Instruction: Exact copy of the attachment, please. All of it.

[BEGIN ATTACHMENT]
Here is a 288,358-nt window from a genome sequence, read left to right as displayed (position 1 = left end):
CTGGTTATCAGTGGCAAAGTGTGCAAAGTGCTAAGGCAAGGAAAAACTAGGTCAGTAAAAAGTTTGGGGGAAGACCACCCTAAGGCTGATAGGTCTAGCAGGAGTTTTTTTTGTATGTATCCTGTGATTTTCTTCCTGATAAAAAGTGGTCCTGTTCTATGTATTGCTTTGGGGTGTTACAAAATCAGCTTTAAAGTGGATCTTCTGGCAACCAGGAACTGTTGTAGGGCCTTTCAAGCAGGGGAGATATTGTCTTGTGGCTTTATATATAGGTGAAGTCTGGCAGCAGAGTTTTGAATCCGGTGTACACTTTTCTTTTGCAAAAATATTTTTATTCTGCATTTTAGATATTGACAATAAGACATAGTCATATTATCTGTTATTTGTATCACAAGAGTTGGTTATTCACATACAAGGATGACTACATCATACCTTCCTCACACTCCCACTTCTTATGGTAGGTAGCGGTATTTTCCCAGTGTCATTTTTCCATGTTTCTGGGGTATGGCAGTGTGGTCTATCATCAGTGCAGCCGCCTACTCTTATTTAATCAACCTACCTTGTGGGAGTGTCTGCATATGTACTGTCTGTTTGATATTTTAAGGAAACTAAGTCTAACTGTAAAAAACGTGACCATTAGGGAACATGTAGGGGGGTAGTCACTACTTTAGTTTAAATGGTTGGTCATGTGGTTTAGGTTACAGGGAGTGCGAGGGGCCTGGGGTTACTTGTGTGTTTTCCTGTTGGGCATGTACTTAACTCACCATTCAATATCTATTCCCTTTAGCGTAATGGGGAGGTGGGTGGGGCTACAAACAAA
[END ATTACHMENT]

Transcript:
Here is a 288,358-nt window from a genome sequence, read left to right as displayed (position 1 = left end):
CTGGTTATCAGTGGCAAAGTGTGCAAAGTGCTAAGGCAAGGAAAAACTAGGTCAGTAAAAAGTTTGGGGGAAGACCACCCTAAGGCTGATAGGTCTAGCAGGAGTTTTTTTTGTATGTATCCTGTGATTTTCTTCCTGATAAAAAGTGGTCCTGTTCTATGTATTGCTTTGGGGTGTTACAAAATCAGCTTTAAAGTGGATCTTCTGGCAACCAGGAACTGTTGTAGGGCCTTTCAAGCAGGGGAGATATTGTCTTGTGGCTTTATATATAGGTGAAGTCTGGCAGCAGAGTTTTGAATCCGGTGTACACTTTTCTTTTGCAAAAATATTTTTATTCTGCATTTTAGATATTGACAATAAGACATAGTCATATTATCTGTTATTTGTATCACAAGAGTTGGTTATTCACATACAAGGATGACTACATCATACCTTCCTCACACTCCCACTTCTTATGGTAGGTAGCGGTATTTTCCCAGTGTCATTTTTCCATGTTTCTGGGGTATGGCAGTGTGGTCTATCATCAGTGCAGCCGCCTACTCTTATTTAATCAACCTACCTTGTGGGAGTGTCTGCATATGTACTGTCTGTTTGATATTTTAAGGAAACTAAGTCTAACTGTAAAAAACGTGACCATTAGGGAACATGTAGGGGGGTAGTCACTACTTTAGTTTAAATGGTTGGTCATGTGGTTTAGGTTACAGGGAGTGCGAGGGGCCTGGGGTTACTTGTGTGTTTTCCTGTTGGGCATGTACTTAACTCACCATTCAATATCTATTCCCTTTAGCGTAATGGGGAGGTGGGTGGGGCTACAAACAAA